by Neven Acropolis
We are entering the final stage of the freezing season in the Arctic. Winter time is usually a boring time for watching the sea ice. Due to the polar night there are no direct satellite images, and it’s hard to tell what’s exactly going on up there because the ice is simply everywhere, filling up the entire Arctic ocean.
This winter was looking more or less like previous years, until about a month ago. A flip in atmospheric patterns that brought very late winter conditions to Europe, also had an effect on the fringes of the ice pack on the Atlantic side of the Arctic. Large swathes of sea water in the Barents and Kara Seas that ought to have been completely frozen over, opened up and total Arctic ice growth came to a practical standstill on various graphs, such as the Cryosphere Today sea ice area graph.
The regional effect can clearly be seen on this comparison of sea ice concentration maps for February 11th in the 2004–2012 period:
Novaya Zemlya, the large Russian island that divides the Barents and Kara seas, is completely ice-free. The same almost goes for Svalbard, the archipelago in the top left. I think it’s safe to safe that this is unprecedented ever since satellites started monitoring Arctic sea ice in 1979. I have been looking at the Arctic sea ice from up close for about two years now, but this is definitely one of the most spectacular things I have seen so far. It’s almost as if the melting season has already started in the Barents and Kara Seas, more than two months earlier than normal.
What could be causing such an early retreat of sea ice cover?
First and foremost was a big high-pressure system over northern Russia that formed a little over two weeks ago and swept the Siberian cold towards Europe. At the same time this high drew in winds from the west, pushing the ice back in the Barentsz and Kara Seas. These winds also brought warm air and rain from the North Atlantic. Take for instance this data from the weather station at Svalbard for the latest 30 days:
Average temperature was -2.4 °C, 13.4 °C above the normal. Highest temperature was 7.0 °C (08 February), and the lowest was -15.0 °C (25 January). The total precipitation was 79.5 mm.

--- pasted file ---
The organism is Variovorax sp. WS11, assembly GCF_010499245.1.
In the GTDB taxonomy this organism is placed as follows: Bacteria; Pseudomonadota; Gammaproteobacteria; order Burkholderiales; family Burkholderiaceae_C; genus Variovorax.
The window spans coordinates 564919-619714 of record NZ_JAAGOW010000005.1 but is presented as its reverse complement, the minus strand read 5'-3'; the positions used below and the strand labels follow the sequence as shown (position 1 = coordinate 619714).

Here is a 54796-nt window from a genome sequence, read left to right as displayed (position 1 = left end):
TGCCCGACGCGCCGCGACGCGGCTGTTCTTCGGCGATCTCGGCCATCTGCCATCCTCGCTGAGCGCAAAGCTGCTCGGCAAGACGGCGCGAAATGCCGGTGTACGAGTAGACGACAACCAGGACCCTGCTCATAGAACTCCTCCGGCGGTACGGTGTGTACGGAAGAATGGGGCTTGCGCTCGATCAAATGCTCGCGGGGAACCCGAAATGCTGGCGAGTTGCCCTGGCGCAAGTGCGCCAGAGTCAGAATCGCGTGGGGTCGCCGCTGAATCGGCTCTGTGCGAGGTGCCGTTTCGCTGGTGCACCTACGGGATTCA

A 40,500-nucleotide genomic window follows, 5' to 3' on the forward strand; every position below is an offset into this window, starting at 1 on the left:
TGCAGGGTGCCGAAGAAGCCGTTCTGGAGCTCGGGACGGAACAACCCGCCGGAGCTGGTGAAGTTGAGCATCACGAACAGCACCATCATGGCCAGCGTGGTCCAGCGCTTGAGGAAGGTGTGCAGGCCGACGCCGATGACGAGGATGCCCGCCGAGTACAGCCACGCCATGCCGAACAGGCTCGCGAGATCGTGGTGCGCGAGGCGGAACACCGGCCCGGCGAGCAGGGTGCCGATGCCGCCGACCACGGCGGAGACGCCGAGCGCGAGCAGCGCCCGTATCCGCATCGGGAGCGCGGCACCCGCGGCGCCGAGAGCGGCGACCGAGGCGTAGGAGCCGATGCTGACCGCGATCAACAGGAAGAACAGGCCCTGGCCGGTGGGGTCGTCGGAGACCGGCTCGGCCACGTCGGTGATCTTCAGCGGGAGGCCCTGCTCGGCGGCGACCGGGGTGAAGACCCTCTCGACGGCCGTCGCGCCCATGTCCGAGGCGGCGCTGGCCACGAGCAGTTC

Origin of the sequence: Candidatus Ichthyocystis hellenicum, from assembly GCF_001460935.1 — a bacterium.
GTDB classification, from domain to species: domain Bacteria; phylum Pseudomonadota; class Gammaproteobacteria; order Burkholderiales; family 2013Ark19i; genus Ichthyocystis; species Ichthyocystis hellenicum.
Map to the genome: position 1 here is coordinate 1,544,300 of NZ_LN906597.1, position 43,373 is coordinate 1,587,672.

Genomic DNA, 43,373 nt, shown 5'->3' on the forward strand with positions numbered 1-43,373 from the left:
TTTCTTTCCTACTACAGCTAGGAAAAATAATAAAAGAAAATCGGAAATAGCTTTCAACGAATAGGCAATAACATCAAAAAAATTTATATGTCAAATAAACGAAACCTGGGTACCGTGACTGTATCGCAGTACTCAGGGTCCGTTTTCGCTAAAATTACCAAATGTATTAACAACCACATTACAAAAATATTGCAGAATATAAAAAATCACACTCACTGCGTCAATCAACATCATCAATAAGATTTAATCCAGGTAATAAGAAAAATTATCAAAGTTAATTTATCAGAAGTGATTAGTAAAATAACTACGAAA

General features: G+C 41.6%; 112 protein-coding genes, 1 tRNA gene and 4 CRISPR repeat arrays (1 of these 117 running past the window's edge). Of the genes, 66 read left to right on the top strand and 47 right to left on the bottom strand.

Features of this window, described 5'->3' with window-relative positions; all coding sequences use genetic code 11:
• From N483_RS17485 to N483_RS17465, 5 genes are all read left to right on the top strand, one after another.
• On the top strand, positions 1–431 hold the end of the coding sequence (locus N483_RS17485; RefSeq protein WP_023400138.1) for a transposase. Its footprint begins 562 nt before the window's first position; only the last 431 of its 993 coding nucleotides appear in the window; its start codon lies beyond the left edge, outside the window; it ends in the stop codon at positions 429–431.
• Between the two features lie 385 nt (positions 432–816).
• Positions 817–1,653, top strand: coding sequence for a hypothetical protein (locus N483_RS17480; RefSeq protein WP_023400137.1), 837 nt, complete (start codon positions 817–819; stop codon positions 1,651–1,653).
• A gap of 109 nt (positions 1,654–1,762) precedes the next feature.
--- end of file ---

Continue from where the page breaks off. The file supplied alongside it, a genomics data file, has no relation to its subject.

So warm winds, warm rain. How about the water? The winds were probably taking the warm waters from the North Atlantic Current some further still into the Arctic, to places where the sea water never really cooled down enough after last year’s melting season (more on that below) for some proper ice formation, as can be seen on this sea surface temperature anomaly map from the Danish Meteorological Institute:
As spectacular as the retreat has been, the impact on sea ice area and extent numbers was cushioned by above average ice growth on the Pacific side of the Arctic, in the Bering Sea, where ice has been expanding far into the Pacific (more on this in the latest blog post on the Arctic Sea Ice blog). Nevertheless, there is a distinct possibility that 2012 will have the lowest maximum winter ice cover in various data sets. It depends on what happens in these final 4–6 weeks.
For now the weather has turned yet again and conditions in the Barents and Kara Seas are returning to ‘normal’, meaning freezing temperatures that will probably re-cover part of the open water with thin ice. How much of a late freeze-up in the Barents and Kara Seas there will be, remains to be seen. As was mentioned above it’s not just determined by the weather, but also by the sea surface temperatures. This is what the SST anomaly looked like from last year’s minimum to the start of this year (based on data from the NOAA ESRL Physical Science Division):
The anomaly in the Barents and Kara Sea regions as this year is the largest on record. Nothing that happens in this final stage of the freezing season will change much about that. Under the right circumstances the Sun could melt the ice in record time in these western Siberian seas, which in turn would have cascading effects for the rest of the melting season. As was reported here on ClimateProgress and elsewhere last week, there could be a link between ice cover and sea surface temperature in this region and subsequent winter weather in Europe. If things keep moving in this direction, we will find out very quickly whether the theory has merit or not. As things currently stand, the Atlantic side of the Arctic looks spectacular. Spectacular and ominous.
— by Neven Acropolis of the must-read Arctic Sea Ice Blog